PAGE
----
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RE: Two open letters from Storrs Olson
Two random thoughts.
The oddest thing about the whole dinobird debate has been the level of
rhetoric. For what it's worth, I have gradually come to think that the
evidence is strong enough now to say that birds are dinos. But the biggest
hurdle for me has been the rhetoric from the proponents. Usually, folks who
advocate scientific positions as if they were religious dogma do so because the
evidence is lousy. Here the evidence is quite good, so why the need for
Second, and related. Every era has its preoccupations. Ours are computers and
sex. This affects paleontology as much as everything else. So, the 1990s have
been dominated by computer cladograms and the notion that everything we don't
understand is a sexual display device. This is real progress, and I don't mean
to belittle it. (Well -- perhaps, but just a little) These paradigm shifts are
very productive, even essential, and accomplish much that is useful. Most of
us are only rarely creative, and a reasonably quick turnover of conceptual
tools allows us to do new things without really new ideas.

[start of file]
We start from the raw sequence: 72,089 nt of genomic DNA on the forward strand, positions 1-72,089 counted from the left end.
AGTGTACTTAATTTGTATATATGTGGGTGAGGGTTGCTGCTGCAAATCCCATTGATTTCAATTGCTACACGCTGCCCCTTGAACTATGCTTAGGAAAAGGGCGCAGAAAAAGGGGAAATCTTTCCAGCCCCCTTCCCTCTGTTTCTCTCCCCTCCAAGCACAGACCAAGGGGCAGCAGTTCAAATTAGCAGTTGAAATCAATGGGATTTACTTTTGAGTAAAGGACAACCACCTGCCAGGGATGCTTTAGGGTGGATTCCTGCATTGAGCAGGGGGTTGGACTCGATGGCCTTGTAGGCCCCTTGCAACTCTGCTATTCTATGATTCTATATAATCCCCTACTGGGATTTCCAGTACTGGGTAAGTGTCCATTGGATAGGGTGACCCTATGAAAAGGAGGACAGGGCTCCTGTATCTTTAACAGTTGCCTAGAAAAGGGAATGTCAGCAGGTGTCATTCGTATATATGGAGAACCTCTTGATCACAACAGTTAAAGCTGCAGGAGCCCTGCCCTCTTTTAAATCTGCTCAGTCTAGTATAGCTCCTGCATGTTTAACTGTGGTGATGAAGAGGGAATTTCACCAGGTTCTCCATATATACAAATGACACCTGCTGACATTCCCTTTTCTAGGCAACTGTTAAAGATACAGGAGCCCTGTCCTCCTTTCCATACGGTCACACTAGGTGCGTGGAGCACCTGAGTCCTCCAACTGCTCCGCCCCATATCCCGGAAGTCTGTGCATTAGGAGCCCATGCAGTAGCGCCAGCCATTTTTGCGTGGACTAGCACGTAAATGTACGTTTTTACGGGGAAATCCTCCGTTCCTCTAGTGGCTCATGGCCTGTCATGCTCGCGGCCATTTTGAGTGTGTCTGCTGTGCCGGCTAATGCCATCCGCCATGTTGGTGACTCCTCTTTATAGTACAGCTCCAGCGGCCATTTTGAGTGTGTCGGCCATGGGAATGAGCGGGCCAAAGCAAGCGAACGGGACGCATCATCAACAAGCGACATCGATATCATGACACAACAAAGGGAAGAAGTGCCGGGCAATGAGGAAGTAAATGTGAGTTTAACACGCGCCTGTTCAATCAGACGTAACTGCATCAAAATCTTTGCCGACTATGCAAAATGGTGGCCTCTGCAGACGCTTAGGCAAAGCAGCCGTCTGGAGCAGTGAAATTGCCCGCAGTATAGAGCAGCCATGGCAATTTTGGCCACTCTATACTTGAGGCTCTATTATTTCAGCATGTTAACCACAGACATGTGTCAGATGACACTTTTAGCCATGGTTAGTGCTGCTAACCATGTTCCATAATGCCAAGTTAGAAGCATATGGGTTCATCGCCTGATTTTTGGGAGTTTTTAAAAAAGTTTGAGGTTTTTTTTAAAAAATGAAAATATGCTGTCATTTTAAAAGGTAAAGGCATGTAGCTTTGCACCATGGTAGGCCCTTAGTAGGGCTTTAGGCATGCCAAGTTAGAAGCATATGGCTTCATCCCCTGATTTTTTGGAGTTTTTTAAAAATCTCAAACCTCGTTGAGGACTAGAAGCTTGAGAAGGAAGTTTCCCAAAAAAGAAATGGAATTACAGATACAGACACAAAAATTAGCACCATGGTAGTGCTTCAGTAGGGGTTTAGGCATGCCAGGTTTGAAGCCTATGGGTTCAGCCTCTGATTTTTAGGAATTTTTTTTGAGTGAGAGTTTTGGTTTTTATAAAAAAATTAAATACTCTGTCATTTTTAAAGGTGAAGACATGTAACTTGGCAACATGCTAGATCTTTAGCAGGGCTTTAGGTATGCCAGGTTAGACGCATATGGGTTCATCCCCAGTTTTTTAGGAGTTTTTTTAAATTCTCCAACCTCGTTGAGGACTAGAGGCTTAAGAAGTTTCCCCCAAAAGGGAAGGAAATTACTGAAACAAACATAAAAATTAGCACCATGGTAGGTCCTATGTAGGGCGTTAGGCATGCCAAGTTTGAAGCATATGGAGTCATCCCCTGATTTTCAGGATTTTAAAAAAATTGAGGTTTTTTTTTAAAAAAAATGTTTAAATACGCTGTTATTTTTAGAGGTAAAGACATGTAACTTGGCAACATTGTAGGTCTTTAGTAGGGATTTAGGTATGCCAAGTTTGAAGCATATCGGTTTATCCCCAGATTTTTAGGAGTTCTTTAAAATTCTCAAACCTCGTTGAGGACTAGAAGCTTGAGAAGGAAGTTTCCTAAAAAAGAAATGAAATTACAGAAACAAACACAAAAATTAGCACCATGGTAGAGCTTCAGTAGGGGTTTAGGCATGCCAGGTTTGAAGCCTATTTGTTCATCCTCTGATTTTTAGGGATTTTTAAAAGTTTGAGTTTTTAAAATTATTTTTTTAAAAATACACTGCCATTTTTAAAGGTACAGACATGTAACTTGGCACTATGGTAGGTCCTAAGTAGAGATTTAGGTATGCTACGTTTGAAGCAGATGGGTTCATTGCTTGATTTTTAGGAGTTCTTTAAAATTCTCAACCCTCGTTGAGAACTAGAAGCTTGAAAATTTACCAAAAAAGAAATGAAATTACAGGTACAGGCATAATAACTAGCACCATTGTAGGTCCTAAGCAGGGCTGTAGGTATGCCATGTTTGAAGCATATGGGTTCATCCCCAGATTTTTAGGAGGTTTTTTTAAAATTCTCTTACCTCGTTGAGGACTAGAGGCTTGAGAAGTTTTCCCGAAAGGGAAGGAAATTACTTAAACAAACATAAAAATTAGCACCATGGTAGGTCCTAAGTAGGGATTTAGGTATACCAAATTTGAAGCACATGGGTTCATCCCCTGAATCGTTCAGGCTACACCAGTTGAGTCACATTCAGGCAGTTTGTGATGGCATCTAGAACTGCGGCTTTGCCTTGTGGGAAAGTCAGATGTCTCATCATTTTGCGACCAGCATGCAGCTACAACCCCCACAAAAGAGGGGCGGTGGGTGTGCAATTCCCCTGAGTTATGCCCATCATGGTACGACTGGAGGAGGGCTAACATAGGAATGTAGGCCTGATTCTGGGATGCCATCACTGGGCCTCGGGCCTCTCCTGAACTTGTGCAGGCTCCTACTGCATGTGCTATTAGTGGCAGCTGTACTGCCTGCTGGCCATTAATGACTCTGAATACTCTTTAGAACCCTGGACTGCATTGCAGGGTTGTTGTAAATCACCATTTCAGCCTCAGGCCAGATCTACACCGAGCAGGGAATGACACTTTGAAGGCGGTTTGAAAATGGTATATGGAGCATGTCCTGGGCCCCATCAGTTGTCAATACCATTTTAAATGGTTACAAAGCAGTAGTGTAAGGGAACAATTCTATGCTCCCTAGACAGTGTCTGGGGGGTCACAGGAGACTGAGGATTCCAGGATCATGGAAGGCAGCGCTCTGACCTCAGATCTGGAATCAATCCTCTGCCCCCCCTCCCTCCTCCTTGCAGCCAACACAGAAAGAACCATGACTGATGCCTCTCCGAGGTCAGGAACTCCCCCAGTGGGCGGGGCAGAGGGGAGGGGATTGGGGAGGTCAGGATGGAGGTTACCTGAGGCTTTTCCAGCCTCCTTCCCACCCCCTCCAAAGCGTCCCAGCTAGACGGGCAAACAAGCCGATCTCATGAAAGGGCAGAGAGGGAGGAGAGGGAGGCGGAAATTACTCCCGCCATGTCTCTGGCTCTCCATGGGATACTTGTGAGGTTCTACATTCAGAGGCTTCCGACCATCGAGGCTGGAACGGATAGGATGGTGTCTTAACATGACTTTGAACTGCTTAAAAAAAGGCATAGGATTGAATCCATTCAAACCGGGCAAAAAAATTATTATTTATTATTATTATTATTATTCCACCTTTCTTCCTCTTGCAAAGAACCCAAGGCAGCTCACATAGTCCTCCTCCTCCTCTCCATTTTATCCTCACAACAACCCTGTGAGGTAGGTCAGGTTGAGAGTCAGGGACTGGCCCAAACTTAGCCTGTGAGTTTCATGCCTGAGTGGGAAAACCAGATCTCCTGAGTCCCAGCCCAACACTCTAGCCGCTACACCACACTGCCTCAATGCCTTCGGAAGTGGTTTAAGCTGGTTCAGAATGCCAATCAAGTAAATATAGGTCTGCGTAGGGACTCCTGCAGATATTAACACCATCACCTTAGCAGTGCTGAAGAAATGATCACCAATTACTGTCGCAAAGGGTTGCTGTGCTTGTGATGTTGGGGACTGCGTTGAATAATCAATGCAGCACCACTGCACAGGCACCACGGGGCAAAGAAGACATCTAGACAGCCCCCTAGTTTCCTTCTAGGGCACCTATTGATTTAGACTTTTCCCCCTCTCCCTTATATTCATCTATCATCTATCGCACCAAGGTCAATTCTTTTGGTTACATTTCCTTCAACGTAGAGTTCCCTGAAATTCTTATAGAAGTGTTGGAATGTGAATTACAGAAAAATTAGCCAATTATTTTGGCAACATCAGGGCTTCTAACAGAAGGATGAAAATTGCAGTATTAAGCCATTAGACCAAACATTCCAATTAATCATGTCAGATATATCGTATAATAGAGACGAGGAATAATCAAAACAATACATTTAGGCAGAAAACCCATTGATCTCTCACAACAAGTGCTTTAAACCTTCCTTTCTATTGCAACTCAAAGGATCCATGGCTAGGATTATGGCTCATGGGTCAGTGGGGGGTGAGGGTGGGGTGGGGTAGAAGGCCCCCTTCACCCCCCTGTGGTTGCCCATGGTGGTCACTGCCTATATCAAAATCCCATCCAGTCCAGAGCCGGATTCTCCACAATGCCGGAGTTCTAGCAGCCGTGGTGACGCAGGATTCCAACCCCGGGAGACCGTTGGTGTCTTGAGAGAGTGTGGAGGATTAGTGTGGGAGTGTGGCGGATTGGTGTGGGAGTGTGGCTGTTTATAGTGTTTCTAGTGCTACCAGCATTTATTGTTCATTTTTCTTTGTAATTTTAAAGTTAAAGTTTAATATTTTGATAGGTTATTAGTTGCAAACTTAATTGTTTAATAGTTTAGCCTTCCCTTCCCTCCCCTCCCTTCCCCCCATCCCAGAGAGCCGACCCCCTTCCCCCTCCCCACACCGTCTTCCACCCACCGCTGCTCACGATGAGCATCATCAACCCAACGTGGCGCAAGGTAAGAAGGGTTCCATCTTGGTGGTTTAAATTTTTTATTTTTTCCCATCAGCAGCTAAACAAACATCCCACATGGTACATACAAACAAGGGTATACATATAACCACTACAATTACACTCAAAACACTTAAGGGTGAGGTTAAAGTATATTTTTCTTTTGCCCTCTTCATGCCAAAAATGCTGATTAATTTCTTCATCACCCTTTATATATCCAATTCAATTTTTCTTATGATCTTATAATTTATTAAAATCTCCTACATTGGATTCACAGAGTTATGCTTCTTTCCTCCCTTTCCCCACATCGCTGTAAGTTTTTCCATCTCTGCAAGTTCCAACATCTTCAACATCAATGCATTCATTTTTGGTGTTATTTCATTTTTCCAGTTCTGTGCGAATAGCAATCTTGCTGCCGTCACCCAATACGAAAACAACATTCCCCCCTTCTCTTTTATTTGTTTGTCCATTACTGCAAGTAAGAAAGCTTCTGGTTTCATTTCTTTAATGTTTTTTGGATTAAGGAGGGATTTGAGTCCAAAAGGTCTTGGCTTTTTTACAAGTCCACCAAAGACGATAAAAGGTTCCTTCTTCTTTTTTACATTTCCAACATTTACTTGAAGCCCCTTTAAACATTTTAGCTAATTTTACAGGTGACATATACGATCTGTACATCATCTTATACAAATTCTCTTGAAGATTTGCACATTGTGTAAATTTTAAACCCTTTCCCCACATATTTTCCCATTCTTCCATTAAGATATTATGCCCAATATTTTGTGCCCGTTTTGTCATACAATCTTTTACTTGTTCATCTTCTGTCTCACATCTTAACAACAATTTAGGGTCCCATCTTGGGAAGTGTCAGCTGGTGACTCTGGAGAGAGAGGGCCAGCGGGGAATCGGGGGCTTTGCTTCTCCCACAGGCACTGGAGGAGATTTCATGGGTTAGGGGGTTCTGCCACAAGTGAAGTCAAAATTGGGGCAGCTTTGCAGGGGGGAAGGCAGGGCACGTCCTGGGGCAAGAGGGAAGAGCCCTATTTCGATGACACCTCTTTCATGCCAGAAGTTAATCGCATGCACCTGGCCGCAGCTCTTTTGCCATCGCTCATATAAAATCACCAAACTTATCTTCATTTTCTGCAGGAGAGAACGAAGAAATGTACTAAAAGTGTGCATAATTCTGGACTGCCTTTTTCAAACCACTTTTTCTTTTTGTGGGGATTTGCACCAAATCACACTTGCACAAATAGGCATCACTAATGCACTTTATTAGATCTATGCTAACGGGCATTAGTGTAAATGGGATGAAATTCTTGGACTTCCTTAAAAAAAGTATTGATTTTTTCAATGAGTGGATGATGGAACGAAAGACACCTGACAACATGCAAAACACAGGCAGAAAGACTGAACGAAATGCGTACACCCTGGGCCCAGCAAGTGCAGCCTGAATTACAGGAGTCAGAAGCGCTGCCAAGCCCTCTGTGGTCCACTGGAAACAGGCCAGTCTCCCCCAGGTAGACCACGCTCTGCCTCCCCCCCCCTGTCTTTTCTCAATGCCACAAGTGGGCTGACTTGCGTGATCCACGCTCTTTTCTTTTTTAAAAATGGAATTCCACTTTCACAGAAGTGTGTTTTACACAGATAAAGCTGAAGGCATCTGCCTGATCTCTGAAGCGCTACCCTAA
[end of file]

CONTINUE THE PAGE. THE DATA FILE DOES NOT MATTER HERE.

However, trees do not grow to the sky. Anything can be carried beyond the
point that it is useful. Remember last season's intellectual fashion: "chaos
& complexity"? Another very useful paradigm, but eventually it became stale,
over-used and tended to obscure other ideas. We approach that point here. It
is *not* useful to forget that organisms consist of more than morphometrics and
sexual display. This is real life, not "Friends."
So what's the point? The point is that Henry Gee is wrong -- as wrong about
methods as he is right about dinobirds. The work of a number of
ornithologists, physiologists and embryologists on the dinobird issue has
immeasurably enriched the dialogue, and has given us new and important insights
into life and the world of the Mesozoic. I won't name them, because their very
names evoke such emotional responses that discussion becomes impossible. This
time, they were probably mistaken. They will not always be so.
Vertebrate Notes at